Zippy the spider is stuck in a maze which is constantly scrolling within a section of the screen, and if he touches the edges of the screen, he loses one of his three lives, which can happen if you're trapped within the walls of the maze and there's no escape! It's probably not easy to understand this explanation, but it is an original idea, although the aptly named Zippy can be a little bit too fast, for you can sometimes run into the edges when you didn't mean to. The graphics are very basic and the colour scheme is garish, and there are no sound effects worth talking about, but it's still a fun game to play every now and then.
This game was originally going to be called Splitting Images, but the name had to be changed. This is a variation of those sliding tile games, although in this game, the board is initially empty. The tiles are stored at the top left corner and you can release them as necessary. The aim on each of the ten levels is to recreate the face of a famous person shown elsewhere on the screen – but with a tight time limit and numerous hazards to face, it really isn't easy. Many famous faces of the 1980s are in the game – Ronald Reagan, Margaret Thatcher, Neil Kinnock, Clive Sinclair (boo!) and Alan Sugar, to name a few. The caricatures are well-drawn and very colourful, and even though the constant white noise is irritating, it's still a thoroughly enjoyable game.
An eerie mansion full of ghosts and other strange creatures... and you're inside it. As well as avoiding the nasty ghosts and skulls, you have to collect the insects that roam and fly about, and use them to cast spells. Each spell requires different insects – there's a book that'll reveal everything, but you'll need a spell to open it! Watch the hourglass at the corner of the screen; if it runs out too many times, you'll be hanged! Sadly, this is an awful Spectrum port with flickery, monochromatic sprites and hardly any sound, and the game itself is frustrating.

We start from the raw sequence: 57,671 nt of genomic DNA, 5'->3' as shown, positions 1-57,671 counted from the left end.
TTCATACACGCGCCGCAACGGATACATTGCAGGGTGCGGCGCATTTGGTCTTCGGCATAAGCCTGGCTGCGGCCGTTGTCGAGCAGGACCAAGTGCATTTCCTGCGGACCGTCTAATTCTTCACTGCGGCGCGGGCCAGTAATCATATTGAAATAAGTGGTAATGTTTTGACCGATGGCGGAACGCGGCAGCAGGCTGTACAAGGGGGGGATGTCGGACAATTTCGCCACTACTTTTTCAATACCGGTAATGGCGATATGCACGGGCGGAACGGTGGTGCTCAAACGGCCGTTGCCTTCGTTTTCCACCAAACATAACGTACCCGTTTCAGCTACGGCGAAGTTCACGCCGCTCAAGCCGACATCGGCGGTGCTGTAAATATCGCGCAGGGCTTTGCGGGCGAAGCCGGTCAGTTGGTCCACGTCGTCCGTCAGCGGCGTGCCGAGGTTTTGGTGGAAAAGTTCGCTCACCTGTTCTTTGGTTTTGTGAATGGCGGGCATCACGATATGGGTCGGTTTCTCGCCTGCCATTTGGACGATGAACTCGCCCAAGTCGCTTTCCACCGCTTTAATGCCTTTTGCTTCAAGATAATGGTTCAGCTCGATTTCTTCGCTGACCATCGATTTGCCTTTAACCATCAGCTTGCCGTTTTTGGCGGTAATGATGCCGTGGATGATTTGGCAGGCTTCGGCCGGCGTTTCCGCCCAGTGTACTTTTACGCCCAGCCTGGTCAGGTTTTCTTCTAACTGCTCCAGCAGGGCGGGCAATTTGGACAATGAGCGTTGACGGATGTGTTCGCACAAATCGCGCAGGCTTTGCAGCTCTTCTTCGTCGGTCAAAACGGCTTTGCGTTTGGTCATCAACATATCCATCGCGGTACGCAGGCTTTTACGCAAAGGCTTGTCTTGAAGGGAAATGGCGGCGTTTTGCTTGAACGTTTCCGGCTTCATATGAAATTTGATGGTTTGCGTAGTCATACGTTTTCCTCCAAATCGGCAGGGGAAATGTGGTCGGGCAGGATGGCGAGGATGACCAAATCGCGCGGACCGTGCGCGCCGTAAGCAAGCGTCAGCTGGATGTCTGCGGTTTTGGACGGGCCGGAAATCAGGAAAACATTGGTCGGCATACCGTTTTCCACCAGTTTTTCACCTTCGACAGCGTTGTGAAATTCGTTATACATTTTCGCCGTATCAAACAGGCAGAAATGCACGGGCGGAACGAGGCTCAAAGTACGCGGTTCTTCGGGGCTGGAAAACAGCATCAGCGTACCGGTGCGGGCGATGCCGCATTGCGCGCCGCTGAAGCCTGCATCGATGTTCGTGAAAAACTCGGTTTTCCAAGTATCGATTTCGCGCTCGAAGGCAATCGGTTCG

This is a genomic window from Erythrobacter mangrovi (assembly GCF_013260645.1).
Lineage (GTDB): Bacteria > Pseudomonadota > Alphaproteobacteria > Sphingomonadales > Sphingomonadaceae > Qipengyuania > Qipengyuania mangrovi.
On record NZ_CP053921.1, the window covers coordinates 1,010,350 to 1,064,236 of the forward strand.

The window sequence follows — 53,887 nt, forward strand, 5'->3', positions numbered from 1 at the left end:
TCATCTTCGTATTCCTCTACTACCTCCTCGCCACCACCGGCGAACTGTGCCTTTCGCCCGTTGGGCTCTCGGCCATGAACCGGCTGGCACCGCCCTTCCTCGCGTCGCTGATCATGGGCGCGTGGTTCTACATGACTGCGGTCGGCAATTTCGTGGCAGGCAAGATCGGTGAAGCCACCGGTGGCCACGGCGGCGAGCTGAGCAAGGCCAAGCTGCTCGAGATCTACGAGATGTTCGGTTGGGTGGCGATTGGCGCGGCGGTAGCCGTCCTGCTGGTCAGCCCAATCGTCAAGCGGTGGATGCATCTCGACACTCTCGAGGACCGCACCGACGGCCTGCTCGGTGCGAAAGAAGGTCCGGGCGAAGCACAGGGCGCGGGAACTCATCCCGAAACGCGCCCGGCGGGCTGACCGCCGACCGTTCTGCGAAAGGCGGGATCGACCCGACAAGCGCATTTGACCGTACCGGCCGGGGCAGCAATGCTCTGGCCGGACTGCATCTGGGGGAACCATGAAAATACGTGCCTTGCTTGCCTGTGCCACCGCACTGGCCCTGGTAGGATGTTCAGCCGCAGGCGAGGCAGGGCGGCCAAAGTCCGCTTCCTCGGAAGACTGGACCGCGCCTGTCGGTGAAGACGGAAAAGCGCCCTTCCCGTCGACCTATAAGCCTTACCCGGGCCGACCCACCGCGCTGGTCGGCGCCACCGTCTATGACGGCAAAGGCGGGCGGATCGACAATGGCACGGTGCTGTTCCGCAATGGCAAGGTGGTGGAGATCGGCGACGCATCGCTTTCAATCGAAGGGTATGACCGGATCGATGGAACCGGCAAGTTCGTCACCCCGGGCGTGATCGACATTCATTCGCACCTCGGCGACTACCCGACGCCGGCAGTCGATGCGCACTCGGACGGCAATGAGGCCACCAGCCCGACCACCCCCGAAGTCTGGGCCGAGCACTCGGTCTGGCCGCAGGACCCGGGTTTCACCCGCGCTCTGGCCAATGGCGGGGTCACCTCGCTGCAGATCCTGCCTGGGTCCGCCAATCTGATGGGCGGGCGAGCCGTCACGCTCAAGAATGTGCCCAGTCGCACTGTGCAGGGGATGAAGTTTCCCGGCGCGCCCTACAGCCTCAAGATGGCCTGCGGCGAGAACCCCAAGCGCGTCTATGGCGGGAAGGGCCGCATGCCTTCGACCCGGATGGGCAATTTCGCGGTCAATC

King Michael's daughter, Princess Clare, has been kidnapped by evil ghosts and taken away to a castle, and as Gary, you must free her. The main hazards to watch out for are bats, fire and ghosts. Contact with bats depletes your energy, while touching fire or the ghost that wanders from right to left across the screen loses one of your lives instantly. You can collect vases to replenish your energy, and ankhs to give you extra lives. However, they reappear every time you enter a room, which makes the game rather easy to complete. The graphics aren't bad, but the castle is too small (it has fewer than 20 rooms) and once you've completed it, it's not something you'll want to play again.
This quiz game is based on ITV's short-lived version of A Question of Sport. Three players choose an area of sport, and then they take it in turns to move around a triangular board, answering questions based on the three subjects that have been chosen, as well as the occasional question on general sport. The game consists of seven rounds, but apart from the last round, which is a quick-fire session, there is only one question in each round. This makes each game rather short. Many of the questions are now outdated, and unless you have a really good knowledge of many sports, you won't like this game. It does have a great rendition of the theme tune, though. (The answer to the question in the screenshot is "Renault", by the way.)
Sport of Kings
There are some of us (but certainly not me) who like to take a gamble on a horse at the races. Now you and up to four other players can see how much money you can win. You can choose a total of 25, 50 or 75 horses, with seven horses competing in each race, and you can study the form cards for each horse for the last fifteen races. There are also four types of bet you can use on a horse. Once you've made your bet, you can watch the race and cheer on your horse. I suppose that if you're a fan of horse racing, you might like it, as it gives you the opportunity to try to beat the bookies in real life, but all you see at the end of every race is "You have lost £xxxx" and "You have won £xxxx". The thrill of winning just isn't there.